equipment reviews
This Month's Featured Equipment Reviews
ZenWave Cables and SurgeX ZenWave Edition Review
REDGUM BLACK RGi35ENR Integrated Amplifier Review
Linear Tube Audio MicroZOTL 2.0 Headphone Amp & Preamp Review
iFi Micro iUSB 3.0 & Gemini USB Cable Reviews
Marantz M-CR611 Network CD Receiver Review
Latest AV News
Source Components Forum Topics:
Classic Audio Sources Reviews
Past Audio Sources News
Unison Research Unico CDE CD Player Review Print E-mail
Friday, 13 July 2012
Article Index
Unison Research Unico CDE CD Player Review
Set Up and Listening Cont.
ImageI reviewed the Unison Research CDPrimo tubed CD player a while back, and found it to be a great sounding, fairly priced source component. I thought it only fitting to review the Italian company’s flagship player, the Unico CDE. They share some of the same design characteristics, but are very different animals, as reflected in their price points and performance.

The $2295 Primo sounded terrific, with an output stage built around a 12AU7/ECC82 tube, a USB digital input, and a 96/24 upsampling DAC chip. The Unico CDE, also a 24/96 upsampling CD Player, has four twin triode tubes in the analog output stage. The build quality is extraordinary, taking things to a whole new level. There is a digital input via coaxial RCA, and both single-ended and balanced outputs. The CDE, like the rest of the Unico line, is available in silver and black. The CDE sells for $3895 retail in silver.

As with all Unison Research products, the CDE is made in Italy at their company’s factory in Treviso. As noted, there are four 12AX7 type tubes in the output stage as opposed to the single tube found in the CDPrimo. A rugged TEAC transport is used and proved to be a smooth operator. The unit ships stock with a Crystal module as the standard converter, but there is an optional DAC board whose main active component is the top-shelf Wolfson Micro WM8740, used here as a dual- mono, dual-differential design. The upgrade is $225, and my review sample arrived this way.  According to the manual, you can even switch between the stock DAC board and the upgraded module via an on screen menu. As with the Primo, and with either DAC board, the signals are upsampled to from standard Redbook CD to 96 Khz, 24 bits.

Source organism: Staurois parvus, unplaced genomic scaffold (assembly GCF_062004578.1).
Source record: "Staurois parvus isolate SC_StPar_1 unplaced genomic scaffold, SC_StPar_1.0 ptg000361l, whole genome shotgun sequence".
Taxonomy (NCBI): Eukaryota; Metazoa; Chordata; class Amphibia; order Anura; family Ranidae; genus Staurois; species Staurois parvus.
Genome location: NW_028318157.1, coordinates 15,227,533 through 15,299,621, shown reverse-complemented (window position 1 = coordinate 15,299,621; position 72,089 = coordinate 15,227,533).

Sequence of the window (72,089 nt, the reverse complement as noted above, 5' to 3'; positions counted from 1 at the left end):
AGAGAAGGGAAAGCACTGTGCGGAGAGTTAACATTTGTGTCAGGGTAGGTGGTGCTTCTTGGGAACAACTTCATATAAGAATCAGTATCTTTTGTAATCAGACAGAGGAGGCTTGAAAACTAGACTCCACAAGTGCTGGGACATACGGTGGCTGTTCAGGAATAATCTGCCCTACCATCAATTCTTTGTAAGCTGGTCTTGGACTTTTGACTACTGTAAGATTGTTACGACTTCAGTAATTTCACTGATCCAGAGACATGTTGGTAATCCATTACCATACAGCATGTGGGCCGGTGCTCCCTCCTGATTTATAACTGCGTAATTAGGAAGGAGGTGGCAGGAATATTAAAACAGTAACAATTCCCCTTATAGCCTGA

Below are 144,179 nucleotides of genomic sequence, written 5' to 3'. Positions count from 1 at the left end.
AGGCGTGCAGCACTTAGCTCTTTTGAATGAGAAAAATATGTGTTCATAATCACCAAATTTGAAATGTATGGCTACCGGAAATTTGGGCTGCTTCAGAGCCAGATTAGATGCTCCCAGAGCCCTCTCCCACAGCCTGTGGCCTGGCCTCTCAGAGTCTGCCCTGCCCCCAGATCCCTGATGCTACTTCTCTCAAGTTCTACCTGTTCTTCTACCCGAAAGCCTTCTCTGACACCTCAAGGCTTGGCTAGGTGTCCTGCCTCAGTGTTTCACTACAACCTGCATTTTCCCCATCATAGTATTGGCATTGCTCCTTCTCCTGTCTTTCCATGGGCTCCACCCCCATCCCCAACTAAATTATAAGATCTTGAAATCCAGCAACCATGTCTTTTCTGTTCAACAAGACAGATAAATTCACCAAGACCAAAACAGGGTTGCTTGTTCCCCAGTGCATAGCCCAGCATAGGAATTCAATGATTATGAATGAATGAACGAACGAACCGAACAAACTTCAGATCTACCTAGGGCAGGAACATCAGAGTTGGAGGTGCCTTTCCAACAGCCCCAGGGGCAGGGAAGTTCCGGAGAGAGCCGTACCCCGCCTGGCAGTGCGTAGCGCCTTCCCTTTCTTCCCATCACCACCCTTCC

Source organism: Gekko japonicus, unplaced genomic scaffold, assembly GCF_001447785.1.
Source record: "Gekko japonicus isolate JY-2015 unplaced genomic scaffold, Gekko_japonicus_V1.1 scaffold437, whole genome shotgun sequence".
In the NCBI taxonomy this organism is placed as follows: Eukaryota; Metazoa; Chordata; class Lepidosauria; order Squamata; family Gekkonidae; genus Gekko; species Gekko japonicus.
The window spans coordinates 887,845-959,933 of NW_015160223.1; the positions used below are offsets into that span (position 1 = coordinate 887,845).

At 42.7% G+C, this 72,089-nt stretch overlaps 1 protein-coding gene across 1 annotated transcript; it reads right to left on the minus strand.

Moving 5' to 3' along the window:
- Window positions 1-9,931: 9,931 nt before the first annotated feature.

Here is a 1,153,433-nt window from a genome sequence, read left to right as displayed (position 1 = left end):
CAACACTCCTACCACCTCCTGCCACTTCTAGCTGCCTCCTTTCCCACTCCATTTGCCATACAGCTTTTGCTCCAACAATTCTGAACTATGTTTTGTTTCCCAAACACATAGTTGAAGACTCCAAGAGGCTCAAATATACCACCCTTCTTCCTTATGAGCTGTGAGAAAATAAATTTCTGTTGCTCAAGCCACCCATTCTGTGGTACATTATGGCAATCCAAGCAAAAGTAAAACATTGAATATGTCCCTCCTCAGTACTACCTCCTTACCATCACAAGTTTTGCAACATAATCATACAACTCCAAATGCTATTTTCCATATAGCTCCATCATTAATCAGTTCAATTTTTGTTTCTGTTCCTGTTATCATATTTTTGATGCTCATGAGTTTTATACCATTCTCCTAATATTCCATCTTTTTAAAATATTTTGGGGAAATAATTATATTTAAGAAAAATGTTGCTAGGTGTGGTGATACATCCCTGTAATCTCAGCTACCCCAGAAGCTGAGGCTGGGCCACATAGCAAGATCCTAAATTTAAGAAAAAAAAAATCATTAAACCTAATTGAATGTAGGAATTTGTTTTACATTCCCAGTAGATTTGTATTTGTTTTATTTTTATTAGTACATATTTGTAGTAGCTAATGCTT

In a twist that can be said to be a bit of Italian uniqueness, the digital input accepts up to 44.1 Khz, but the player sends 96 Khz through its own digital output.  A bit odd, as all the upsampling CD players I know output digital prior to any processing. But, as you will, see this may be moot, as using an external DAC with the CDE is, based on what my ears told me, a silly move.

Set Up & Listening:

Unpacking this hefty player made apparent just how nicely built and finished this component is. The thick silver faceplate, with the familiar wooden Unico logo, was a sight for sore eyes. There are the usual controls on the front, and a nice sized display.  I used an Element Cable Red Storm AC cable, which I use on all my digital source components, and Stager Silver Solid RCA interconnects. The CDE has XLR outputs as well, but my system runs single ended.  For the hell of it, I used my Shakti Innovations Shakti Stone on top as well.


  home theater news  |  equipment reviews 
  blu-ray reviews  |  dvd  |  theatrical reviews  
  music download reviews  |  music disc reviews
  contact  |  about-us  |  careers   |  brands 
  RSS   |  AVRev Forums
  front page  |  virtual tours  |  dealer locator
  how to features  |   lifestyle & design articles
  Want Your Home Theater Featured on MHT?
   CE Partners: HDD  |  HDF  |  VGT  |  SD  |  DVD
  Advertise with Us | Specs | Disclaimer | Sponsors
  privacy policy | cookie policy | terms of use
  909 N. Sepulveda Blvd. El Segundo, CA 90245
  Ads: 310.280.4476 | Contact Us
  Content: 310.280.4575 | Mike Flacy